Jihadists could be on the verge of seizing the key Syrian border town of Kobani, Turkey warned today. The ISIS had launched an assault on the town three days back that had left hundreds dead according to reports, The Daily Star reported.
According to commentators, the fall of the town to the Islamic militia would mark a major victory for the jihadists, who are fighting for a long stretch of the border with Turkey for their self-proclaimed "Islamic caliphate."
At least 412 people, over half of them jihadists, had been killed in and around Kobani since mid-September, Britain-based activist group the Syrian Observatory for Human Rights said.
According to Turkish president Recep Tayyip Erdogan, the strategically important town was "about to fall.'' He added a ground operation was needed to defeat the militants.
"The terror will not be over ... unless we cooperate for a ground operation," Erdogan said in a televised speech.
As the fight for the town entered a crucial phase, Kurdish militia supported by US-led air strikes engaged the jihadists in street battles after they had pierced the town's defences on yesterday.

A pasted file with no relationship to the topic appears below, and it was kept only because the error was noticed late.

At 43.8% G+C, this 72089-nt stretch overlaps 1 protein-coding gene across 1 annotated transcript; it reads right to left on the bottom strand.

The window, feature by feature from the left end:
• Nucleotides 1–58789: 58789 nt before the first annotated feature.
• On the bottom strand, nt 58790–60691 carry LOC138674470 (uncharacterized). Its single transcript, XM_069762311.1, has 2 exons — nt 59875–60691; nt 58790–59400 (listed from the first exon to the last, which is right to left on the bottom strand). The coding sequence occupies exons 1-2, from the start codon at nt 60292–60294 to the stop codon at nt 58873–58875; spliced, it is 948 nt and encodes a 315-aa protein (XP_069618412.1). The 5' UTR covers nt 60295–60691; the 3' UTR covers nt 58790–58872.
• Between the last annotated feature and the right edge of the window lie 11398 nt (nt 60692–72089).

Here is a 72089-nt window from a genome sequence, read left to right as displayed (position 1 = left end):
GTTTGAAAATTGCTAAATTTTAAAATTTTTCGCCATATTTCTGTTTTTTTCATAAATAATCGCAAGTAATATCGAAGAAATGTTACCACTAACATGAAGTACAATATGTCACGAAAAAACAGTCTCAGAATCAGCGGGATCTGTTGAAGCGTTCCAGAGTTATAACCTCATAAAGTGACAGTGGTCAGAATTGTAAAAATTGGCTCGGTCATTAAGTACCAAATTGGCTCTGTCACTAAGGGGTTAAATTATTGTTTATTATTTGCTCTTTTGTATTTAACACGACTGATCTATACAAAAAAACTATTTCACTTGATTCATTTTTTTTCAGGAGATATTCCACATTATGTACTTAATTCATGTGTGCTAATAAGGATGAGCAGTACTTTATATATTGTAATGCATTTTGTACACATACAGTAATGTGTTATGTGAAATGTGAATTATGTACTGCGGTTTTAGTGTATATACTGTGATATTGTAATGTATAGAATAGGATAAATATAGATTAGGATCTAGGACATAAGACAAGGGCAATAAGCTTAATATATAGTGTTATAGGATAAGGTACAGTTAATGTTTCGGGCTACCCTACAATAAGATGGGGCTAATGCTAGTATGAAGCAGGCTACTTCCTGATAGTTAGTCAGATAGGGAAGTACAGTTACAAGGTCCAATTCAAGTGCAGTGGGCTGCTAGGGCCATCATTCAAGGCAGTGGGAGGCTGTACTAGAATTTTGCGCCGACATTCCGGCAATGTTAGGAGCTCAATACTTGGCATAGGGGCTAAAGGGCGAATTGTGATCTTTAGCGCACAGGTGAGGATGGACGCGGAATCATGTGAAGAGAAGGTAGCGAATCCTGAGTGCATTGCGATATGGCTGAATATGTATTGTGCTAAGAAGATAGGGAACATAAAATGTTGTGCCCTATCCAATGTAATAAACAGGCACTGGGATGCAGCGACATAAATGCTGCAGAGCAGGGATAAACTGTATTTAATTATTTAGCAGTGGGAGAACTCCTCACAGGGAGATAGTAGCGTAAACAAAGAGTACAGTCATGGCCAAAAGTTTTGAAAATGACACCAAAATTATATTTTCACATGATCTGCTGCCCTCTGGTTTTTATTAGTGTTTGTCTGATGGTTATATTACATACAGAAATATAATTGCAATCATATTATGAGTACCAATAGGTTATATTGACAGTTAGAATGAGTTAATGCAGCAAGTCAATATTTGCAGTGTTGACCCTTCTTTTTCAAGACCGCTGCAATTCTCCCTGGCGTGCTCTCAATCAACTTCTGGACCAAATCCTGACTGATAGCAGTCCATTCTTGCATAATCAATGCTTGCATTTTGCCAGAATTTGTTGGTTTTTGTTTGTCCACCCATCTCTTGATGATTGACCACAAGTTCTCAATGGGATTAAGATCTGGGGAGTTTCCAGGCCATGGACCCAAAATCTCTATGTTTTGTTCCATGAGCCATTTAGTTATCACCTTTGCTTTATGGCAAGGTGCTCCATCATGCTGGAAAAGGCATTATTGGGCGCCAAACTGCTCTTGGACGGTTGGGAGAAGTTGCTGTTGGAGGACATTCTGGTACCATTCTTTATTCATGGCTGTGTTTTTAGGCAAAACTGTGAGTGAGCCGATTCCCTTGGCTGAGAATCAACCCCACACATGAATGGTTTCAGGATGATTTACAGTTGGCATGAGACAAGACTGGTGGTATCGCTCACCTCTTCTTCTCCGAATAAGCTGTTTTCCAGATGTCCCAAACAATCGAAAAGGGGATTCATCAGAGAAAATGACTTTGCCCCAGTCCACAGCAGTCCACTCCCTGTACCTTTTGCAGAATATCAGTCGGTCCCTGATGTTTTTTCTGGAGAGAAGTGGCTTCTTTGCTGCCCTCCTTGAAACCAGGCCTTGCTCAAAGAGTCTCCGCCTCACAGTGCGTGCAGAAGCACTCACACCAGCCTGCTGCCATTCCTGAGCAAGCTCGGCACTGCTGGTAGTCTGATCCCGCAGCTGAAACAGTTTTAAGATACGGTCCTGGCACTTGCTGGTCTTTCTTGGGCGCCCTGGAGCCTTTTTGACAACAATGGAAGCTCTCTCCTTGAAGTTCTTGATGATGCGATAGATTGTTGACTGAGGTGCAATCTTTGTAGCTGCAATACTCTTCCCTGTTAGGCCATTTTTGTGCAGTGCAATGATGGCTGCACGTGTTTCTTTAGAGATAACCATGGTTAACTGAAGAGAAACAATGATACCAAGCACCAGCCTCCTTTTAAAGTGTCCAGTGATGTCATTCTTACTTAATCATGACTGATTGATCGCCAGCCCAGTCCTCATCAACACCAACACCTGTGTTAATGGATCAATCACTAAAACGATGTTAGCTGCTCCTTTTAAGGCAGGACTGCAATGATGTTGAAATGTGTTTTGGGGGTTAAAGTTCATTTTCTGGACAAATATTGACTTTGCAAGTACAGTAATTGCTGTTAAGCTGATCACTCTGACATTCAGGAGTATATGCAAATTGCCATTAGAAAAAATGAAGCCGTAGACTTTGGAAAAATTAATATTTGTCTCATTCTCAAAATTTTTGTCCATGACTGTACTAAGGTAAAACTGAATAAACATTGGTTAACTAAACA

The Turkish side of the border was rent by the roar of fighter jets, gunfire, and explosions while a Kurdish flag was seen flying in the centre of Kobani, according to an AFP journalist.
The prospect of the fall of the town on the Turkish border has added to pressure on Turkey, which has the strongest army in the region, to join an international coalition to fight against Islamic State, Reuters reported.
The jihadists want to take Kobani in order to strengthen their grip on the border area and consolidate the territorial gains it had made in Iraq and Syria in recent months.
Erdogan said during a visit to a camp for Syrian refugees that the problem of ISIS could not be solved via air bombardment.
He said Turkey had warned the west that three things were need - a no-fly zone, a secure zone parallel to that and the training of moderate Syrian rebels.
He added, Turkey would intervene if there were threats to Turkish soldiers guarding a historic site in Syria that Ankara regarded as its territory. Turkey had however made no move to get involved in the fighting across the border.